We are all on our own paths, all on our own journeys. Sometimes the paths cross, and people arrive at the crossing points at the same time and meet each other. There are greetings, pleasantries are exchanged, and then they move on. But then once in a while the pleasantries become more, friendship grows, deeper links are made, hands are joined and love flies. The friendship has turned into love….
Terry, Logan and Ann
At home by the fire, whenever you look up, there I shall be. And whenever I look up, there will be you.

May the road rise to meet you (Irish blessing)

May the road rise to meet you
May the wind be always at your back
May the sun shine warm upon your face,
The rains fall soft upon your fields
And, until we meet again,
May God hold you in the palm of his hand.
Reading from Paul’s Epistle to the Colossians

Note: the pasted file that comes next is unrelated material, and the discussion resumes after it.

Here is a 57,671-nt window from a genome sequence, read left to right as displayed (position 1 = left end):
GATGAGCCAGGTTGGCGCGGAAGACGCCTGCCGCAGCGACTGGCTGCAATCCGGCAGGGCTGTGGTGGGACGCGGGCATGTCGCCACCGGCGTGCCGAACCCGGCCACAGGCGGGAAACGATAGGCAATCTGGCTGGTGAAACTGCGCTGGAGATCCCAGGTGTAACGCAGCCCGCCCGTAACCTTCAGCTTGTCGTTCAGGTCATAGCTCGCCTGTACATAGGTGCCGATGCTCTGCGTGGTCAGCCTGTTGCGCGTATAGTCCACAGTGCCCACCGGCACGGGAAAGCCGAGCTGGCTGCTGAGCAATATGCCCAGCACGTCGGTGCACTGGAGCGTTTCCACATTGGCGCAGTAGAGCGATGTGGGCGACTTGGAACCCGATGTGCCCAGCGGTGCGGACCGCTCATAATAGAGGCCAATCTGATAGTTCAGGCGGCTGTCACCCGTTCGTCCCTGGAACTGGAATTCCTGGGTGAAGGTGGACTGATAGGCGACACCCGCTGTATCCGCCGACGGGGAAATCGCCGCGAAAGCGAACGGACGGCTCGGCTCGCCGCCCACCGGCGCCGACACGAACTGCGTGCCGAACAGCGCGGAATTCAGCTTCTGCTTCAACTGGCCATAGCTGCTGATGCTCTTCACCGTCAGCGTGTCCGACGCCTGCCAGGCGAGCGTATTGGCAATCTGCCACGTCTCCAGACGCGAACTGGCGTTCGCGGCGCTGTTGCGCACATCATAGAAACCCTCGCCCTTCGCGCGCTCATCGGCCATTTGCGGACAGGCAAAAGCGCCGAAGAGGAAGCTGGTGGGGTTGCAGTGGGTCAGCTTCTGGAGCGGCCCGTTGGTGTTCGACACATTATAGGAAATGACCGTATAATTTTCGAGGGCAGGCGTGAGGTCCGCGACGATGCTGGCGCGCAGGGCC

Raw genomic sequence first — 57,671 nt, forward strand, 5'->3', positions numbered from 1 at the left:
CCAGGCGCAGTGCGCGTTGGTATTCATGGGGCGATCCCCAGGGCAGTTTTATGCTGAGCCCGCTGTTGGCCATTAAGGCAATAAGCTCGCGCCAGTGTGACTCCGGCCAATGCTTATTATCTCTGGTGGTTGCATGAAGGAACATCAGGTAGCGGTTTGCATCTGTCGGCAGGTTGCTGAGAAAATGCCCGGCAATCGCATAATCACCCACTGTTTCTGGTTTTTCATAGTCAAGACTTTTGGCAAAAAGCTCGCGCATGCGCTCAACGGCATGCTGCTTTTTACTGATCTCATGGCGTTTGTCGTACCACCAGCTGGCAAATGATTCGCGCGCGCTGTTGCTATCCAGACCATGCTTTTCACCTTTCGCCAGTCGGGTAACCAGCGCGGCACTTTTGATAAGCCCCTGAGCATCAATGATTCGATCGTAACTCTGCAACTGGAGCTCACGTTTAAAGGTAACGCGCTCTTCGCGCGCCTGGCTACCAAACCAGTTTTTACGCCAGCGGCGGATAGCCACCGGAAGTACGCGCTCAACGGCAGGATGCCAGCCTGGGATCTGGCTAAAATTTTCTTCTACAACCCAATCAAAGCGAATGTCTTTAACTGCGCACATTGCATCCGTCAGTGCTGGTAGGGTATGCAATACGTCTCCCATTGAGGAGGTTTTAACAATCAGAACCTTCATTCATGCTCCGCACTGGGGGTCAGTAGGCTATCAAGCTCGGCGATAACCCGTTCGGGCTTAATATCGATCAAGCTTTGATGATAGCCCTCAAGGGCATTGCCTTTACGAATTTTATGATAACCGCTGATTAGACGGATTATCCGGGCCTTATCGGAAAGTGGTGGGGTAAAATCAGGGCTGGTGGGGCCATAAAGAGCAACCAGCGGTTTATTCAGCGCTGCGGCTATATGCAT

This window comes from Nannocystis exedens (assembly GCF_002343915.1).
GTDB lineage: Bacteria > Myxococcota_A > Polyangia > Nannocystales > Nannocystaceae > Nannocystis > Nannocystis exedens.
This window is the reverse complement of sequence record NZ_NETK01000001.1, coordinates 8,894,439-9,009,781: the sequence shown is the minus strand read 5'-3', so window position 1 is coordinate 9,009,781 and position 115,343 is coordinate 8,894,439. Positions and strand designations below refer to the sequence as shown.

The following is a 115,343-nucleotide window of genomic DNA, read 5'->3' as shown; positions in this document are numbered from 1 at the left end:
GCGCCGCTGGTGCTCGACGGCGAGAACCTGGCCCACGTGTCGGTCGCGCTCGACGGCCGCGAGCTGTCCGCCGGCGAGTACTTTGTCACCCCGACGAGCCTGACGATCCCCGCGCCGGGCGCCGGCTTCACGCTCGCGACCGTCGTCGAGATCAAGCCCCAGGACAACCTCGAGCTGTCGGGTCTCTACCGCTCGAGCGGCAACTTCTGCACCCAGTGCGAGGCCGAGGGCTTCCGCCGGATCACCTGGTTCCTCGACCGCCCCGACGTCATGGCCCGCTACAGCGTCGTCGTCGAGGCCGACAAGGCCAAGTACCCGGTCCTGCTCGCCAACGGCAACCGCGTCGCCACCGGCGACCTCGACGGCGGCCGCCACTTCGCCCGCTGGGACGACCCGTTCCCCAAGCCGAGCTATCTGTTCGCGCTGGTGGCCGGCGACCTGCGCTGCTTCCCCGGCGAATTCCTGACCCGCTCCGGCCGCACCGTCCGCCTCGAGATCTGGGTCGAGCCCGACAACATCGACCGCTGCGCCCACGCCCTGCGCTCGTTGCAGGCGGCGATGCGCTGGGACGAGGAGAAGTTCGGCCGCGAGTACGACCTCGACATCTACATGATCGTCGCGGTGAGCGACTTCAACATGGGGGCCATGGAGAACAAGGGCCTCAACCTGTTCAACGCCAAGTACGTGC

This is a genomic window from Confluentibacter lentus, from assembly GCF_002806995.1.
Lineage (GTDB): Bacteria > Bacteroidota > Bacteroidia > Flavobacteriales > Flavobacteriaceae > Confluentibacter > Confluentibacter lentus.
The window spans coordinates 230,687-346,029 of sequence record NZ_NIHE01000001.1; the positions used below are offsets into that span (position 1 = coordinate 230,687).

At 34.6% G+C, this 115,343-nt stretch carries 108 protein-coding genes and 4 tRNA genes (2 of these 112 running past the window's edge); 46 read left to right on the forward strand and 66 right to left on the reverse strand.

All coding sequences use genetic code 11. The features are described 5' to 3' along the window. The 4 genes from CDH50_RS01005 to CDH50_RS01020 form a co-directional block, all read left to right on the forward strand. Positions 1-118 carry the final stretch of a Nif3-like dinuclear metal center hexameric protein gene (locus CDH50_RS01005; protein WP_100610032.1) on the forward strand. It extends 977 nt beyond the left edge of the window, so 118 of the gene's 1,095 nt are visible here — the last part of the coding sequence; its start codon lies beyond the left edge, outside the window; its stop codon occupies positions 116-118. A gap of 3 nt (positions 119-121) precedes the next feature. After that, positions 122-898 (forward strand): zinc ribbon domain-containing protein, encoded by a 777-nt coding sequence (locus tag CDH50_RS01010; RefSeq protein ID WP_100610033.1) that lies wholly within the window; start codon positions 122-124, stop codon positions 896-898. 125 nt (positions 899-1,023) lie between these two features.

God loves you so your new life should be like this: clothe yourself with compassion, kindness, humility, gentleness and patience. Make allowance for each other’s faults and forgive each other. If you feel someone has wronged you, forgive them. Forgive others because the Lord forgave you.

Above all, clothe yourselves with love, which binds us all together in perfect harmony. Let the peace of Christ rule in your hearts, since as members of one body you were called to peace. Always be thankful. Teach and counsel each other with all the wisdom Christ gives. Sing psalms, hymns, and spiritual songs with thankfulness in your hearts.
Reception at Hotel St Pierre
From Shakespeare’s King John:
He is the half part of a blessed man,
Left to be finished by such as she;
And she a fair divided excellence,
Whose fulness of perfection lies in him.
Lisa's grandparents, two halves of one whole, and my Mum, ever present at family events

Friday, 15 April 2016

What employment have we here?

At the top of the Keep, Conisbrough Castle

Fit for great employment

In Shakespeare’s Two Gentlemen of Verona a group of banished (outlaw) citizens (living in the forest – where else?) redeem themselves by helping shelter the protagonists. The “hero” in the final scene asks the Duke to pardon them: